For those who react to copper, the levonorgestrel (LNg) IUD, also known as Mirena, is a hormone-releasing IUD. It prevents fertilisation by damaging or killing sperm and making the mucus in the cervix thick and sticky, so sperm can't get through to the uterus. Ask your GP for details.

Human Seminal Plasma Allergy (HSPA)/Seminal Fluid Hypersensitivity

Allergy to semen is exceptionally rare, although seminal fluid hypersensitivity may be more common. Both conditions are usually caused by sensitisation to proteins present in the seminal fluid, leading to immediate hypersensitivity manifestations during or soon after sex. Local symptoms of HSPA include vulvar and vaginal itching, burning, pain, redness, swelling and blister formation, whilst on the other end of the spectrum, HSPA can, in very rare cases result in life-threatening anaphylaxis. The most significant risk for anaphylaxis is in those with a history of allergic asthma or atopic dermatitis.

Once identified, HSPA may be prevented by the barrier use of condoms or can be treated with immunotherapy or by intravaginal desensitisation using a partner's seminal fluid, although the duration of protection is unknown.

Exercise-induced anaphylaxis

For some, exercise-induced anaphylaxis can cause problems during or after sex.

Exercise-induced anaphylaxis is a form of physical allergy. Symptoms can include diffuse warmth, itching and erythema where urticaria generally ensues and may progress to include gastrointestinal symptoms or vascular collapse. Factors that have been associated with exercise-induced anaphylaxis include medication (eg, aspirin and other nonsteroidal anti-inflammatory drugs) or food ingestion before and after exercise. Those suffering from exercise-induced anaphylaxis should carry epinephrine and might also have allergen immunotherapy vaccinations. Anyone under threat of anaphylaxis should wear and/or carry Medic alert identification denoting their condition.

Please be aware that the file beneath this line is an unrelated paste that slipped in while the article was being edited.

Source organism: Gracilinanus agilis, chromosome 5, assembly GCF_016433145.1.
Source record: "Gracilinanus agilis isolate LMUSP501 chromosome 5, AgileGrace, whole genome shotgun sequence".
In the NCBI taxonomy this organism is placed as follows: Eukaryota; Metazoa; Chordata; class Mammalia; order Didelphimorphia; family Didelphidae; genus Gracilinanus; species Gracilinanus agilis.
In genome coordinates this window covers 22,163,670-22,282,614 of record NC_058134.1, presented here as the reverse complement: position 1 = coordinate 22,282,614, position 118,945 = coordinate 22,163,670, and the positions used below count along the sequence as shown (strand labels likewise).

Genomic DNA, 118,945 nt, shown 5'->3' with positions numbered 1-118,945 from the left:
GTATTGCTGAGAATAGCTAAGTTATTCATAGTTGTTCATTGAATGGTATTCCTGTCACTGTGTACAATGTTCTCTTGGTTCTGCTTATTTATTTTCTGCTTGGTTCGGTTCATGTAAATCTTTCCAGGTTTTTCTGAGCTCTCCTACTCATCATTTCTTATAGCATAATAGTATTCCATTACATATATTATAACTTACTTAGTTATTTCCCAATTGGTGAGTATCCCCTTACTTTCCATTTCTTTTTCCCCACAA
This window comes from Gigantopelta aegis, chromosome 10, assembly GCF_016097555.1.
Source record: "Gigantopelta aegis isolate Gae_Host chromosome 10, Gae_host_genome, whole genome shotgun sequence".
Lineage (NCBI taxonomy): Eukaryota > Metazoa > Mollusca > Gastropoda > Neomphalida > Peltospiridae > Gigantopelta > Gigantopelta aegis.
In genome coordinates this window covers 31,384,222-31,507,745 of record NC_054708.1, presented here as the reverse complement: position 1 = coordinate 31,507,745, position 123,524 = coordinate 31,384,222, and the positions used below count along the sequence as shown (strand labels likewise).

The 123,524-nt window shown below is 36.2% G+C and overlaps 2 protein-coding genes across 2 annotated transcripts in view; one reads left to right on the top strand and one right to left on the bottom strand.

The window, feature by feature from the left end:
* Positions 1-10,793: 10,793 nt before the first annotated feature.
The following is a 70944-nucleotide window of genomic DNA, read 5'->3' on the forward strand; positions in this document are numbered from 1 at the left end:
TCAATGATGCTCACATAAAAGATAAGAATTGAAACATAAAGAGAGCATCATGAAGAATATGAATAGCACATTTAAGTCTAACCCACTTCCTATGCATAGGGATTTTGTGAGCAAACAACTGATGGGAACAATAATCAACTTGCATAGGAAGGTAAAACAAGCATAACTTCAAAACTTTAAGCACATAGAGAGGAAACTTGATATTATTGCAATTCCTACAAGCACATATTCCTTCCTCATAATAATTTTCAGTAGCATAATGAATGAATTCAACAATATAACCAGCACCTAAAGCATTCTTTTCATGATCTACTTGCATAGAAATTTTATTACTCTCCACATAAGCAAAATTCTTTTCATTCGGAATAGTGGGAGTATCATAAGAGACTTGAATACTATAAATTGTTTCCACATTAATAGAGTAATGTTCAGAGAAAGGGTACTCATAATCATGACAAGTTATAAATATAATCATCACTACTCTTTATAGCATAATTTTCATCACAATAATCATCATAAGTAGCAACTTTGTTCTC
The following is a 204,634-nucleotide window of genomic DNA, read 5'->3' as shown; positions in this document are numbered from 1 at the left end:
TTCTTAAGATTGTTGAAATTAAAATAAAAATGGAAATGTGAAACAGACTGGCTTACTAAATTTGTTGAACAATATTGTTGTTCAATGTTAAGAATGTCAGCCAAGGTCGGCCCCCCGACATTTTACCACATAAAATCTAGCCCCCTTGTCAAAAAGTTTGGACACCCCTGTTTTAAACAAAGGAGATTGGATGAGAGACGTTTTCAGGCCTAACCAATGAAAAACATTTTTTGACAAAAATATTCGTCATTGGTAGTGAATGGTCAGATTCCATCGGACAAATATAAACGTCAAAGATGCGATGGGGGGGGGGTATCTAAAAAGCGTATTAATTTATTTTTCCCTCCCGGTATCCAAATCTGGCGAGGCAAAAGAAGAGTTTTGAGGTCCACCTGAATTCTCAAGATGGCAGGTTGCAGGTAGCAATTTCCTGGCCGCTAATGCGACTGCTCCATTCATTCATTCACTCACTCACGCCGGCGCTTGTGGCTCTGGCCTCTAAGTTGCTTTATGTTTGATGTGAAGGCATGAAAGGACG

Kissing – beware!

A kiss is not just a kiss… at least not for those with a peanut allergy. Indeed, those suffering from a peanut allergy may put themselves at risk of potentially life-threatening allergic reactions if they kiss someone who has recently eaten peanuts. The best advice to the partner of a peanut-allergic person is that they too should avoid peanuts.

Courtesy of the Cavalier Daily
John Scott directed our attention towards this report by Anne Mills in the Cavalier Daily (the daily newspaper of the University of Virginia) which made us realise that sex, like most things in life, is never simple for allergic people...

Although it has revolutionised safe sex, latex isn't without its flaws. Some people are allergic to it and some find its texture and odour off-putting. Enter the synthetic condom. Initially available in 1995, the Durex Avanti was the first of these, with the eZ-on polyurethane and Tactylon condoms close at its heels.

The thrust, so to speak, of the marketing for these products is that they allow improved sensitivity without compromising strength. In addition to being odorless, colorless and non-allergenic, synthetic condoms also boast increased ‘heat transmissibility’ and longer shelf life compared to latex.

One area in which synthetic condom manufacturers cannot claim superiority, however, is in protection against pregnancy and STIs. Based on pore size alone, they theoretically should work as well as latex condoms, but in practice other factors also contribute to effectiveness. Subsequent studies have found higher rates of breakage in all synthetic condoms compared to latex. Based on this data, the general consensus is that while synthetic condoms are an acceptable alternative for those with latex allergies, latex remains the best option for everyone else.

First published in 2007